News & Resources

Two Years After the U.S. Withdrawal from Afghanistan: What’s at Stake in the Government’s Appeal of Afghan & Iraqi Allies v. Blinken

In the two years since the last military flight took off from Afghanistan, the U.S. Government has quietly tried to wash its hands of responsibility toward the Afghan people it left behind in a country ruled by the Taliban and ravaged by decades of U.S.-led conflict. Between March 2021 and 2022, USCIS collected $19 million in fees for humanitarian parole applications for Afghans seeking safety in the United States, yet failed to adjudicate 94% of the applications that it received. After touting a new refugee program for Afghans, the State Department has released little information about its viability and has only accepted about 5,000 Afghan refugees so far this fiscal year.

The Government’s appeal in Afghan & Iraqi Allies v. Blinken, which will be heard by the D.C. Circuit in coming months, is yet another disavowal of its obligations. The Government argues in the appeal that “intervening events,” such as the war in Ukraine, make it “impracticable” for it to comply with a 2020 court order requiring prompt adjudication of long-delayed Special Immigrant Visa (SIV) applications for Afghan and Iraqi nationals who served the U.S. mission in their countries. In other words, the U.S. Government says that it’s time to move on from Afghanistan. But commitments, memorialized in law and in court, cannot be abandoned so easily. 

Early during the U.S. involvement in conflicts in Afghanistan and Iraq, Congress created the SIV program as a path to safety for the locals who risked their lives to perform mission-critical roles, including interpreters, guides, and project managers. In 2013, Congress directed the State Department to process SIVs within nine months of application to ensure a speedy, meaningful avenue out of danger for applicants.

Yet, when the United States pulled its troops from the two countries, it left behind tens of thousands of Iraqi and Afghan nationals who have been waiting for their SIVs for much longer than nine months—in fact, discovery in the case revealed that SIV applicants can generally expect to spend more than four years waiting for their visas. While applicants wait, they and their families live in fear for their lives: their affiliation with the United States makes them a target for the Taliban, ISIS, and other insurgent groups.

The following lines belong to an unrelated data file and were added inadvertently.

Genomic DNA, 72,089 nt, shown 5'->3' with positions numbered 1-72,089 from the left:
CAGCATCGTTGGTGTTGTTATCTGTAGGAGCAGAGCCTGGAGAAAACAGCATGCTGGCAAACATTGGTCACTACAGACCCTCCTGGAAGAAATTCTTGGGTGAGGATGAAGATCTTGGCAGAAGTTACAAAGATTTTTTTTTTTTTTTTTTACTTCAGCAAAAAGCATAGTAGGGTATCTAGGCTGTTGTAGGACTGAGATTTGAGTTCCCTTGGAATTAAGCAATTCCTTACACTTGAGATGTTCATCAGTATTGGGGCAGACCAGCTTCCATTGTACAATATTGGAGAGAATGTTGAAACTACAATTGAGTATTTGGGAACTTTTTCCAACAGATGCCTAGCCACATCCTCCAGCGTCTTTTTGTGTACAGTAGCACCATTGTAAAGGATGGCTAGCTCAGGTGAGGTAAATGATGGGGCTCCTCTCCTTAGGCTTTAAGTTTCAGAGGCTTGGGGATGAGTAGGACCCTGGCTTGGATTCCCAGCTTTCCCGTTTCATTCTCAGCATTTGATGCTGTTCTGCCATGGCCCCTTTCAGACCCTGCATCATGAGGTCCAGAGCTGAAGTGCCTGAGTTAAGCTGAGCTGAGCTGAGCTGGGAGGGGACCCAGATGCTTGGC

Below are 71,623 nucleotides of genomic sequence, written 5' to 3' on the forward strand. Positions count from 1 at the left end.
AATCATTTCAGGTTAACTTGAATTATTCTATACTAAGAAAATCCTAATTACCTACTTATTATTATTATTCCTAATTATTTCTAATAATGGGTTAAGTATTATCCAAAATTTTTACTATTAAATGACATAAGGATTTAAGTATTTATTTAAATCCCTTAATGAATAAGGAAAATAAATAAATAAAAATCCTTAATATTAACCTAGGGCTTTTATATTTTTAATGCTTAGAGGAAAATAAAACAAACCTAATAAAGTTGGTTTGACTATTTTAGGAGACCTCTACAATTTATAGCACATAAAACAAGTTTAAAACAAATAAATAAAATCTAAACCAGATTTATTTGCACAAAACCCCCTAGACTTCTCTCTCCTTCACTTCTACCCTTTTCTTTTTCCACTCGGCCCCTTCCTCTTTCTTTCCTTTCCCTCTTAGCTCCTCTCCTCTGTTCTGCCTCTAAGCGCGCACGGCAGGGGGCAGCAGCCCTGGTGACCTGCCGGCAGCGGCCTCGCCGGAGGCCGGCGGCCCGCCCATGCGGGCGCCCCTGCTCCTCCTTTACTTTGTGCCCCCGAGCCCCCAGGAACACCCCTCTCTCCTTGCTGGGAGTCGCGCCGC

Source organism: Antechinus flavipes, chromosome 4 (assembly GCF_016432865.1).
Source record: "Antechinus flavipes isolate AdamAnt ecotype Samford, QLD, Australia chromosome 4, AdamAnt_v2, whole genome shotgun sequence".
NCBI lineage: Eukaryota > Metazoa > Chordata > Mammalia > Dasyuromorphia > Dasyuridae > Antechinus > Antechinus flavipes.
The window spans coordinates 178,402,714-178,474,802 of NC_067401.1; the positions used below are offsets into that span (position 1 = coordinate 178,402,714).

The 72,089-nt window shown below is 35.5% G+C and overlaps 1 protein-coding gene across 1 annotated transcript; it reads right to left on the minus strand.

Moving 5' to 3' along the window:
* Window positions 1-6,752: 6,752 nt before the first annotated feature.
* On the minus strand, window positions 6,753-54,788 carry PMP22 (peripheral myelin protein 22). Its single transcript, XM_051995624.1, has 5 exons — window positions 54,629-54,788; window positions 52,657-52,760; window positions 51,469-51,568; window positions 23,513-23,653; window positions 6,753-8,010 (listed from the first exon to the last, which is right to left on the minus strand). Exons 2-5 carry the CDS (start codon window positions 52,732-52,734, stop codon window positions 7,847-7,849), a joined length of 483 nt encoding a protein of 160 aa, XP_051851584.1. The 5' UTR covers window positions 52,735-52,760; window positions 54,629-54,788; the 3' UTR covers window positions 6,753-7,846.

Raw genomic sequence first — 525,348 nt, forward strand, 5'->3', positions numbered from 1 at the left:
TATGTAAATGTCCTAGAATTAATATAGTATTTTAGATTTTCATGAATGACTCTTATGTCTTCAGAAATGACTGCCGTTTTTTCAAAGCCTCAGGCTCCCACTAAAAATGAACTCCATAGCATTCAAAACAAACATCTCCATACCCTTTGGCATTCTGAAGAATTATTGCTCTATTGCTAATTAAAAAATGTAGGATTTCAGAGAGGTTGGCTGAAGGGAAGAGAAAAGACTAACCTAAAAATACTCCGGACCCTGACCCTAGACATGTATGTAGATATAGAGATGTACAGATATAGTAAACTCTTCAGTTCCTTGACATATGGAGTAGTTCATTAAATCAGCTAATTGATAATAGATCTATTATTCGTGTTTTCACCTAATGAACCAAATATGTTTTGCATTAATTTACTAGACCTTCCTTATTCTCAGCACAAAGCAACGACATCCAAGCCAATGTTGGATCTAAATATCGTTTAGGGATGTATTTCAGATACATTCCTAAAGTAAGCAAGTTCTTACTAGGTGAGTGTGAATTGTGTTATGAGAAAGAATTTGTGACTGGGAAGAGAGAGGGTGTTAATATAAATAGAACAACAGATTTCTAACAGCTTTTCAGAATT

“My family and I were heartbroken and disappointed to be left behind” by the U.S. troops, said one Afghan applicant who has been waiting for a visa for seven years. He, like many other applicants, lives in hiding because his prior work for the U.S. Government could get his family killed.

The State Department, which administers the SIV program, says that the Department should be allowed to respond to global events as it sees fit without court interference; but for decades it has failed to heed both Congress’s directive to process visas in nine months and the urgent pleas of people whose lives depend on an SIV. If the State Department has its way, the world will hear, loud and clear, that the United States’ humanitarian commitments and wartime responsibilities, even when etched in law, are meaningless. The original sponsor of the SIV legislation, a former Ambassador to Afghanistan and Iraq, and an alliance of veterans and SIV applicants have all submitted amicus curiae briefs in the D.C. Circuit urging against such a result.

At stake in this appeal is the accountability of the U.S. Government for its promises. We stand with our clients in ensuring that the United States cannot walk away so easily from its commitments to the Afghan people.

For updates on IRAP’s work, including major updates on this litigation, sign up for IRAP’s newsletter at